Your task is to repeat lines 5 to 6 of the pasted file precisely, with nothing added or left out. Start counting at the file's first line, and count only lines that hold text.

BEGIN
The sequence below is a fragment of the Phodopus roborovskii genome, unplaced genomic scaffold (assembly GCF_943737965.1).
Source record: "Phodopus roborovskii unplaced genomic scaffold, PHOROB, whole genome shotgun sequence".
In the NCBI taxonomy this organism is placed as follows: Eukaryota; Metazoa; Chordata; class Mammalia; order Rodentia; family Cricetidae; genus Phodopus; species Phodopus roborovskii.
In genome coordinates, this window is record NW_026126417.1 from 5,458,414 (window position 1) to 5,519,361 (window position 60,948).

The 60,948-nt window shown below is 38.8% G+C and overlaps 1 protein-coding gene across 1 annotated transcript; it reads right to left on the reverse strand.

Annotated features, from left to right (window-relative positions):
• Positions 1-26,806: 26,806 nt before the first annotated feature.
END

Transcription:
The 60,948-nt window shown below is 38.8% G+C and overlaps 1 protein-coding gene across 1 annotated transcript; it reads right to left on the reverse strand.

Annotated features, from left to right (window-relative positions):